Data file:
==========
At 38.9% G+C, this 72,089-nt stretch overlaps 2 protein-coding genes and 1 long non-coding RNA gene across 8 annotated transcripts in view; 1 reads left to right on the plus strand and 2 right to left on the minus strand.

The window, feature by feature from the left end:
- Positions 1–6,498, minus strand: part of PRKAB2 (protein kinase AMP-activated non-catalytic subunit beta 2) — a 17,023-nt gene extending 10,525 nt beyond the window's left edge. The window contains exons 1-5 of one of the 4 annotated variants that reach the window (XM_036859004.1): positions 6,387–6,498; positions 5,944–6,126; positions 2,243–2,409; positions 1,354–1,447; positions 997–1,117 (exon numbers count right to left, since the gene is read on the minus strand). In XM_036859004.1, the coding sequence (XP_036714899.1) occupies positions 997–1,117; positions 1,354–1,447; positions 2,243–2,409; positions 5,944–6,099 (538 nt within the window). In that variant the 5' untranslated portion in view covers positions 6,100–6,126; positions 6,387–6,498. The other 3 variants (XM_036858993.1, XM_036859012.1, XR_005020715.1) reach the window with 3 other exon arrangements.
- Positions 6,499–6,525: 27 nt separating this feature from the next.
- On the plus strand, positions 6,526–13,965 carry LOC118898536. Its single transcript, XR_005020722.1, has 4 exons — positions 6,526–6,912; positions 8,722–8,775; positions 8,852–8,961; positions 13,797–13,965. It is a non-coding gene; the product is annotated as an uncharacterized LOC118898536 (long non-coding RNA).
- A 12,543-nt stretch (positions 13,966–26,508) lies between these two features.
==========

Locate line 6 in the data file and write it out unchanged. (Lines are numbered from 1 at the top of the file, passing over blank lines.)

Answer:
- A 12,543-nt stretch (positions 13,966–26,508) lies between these two features.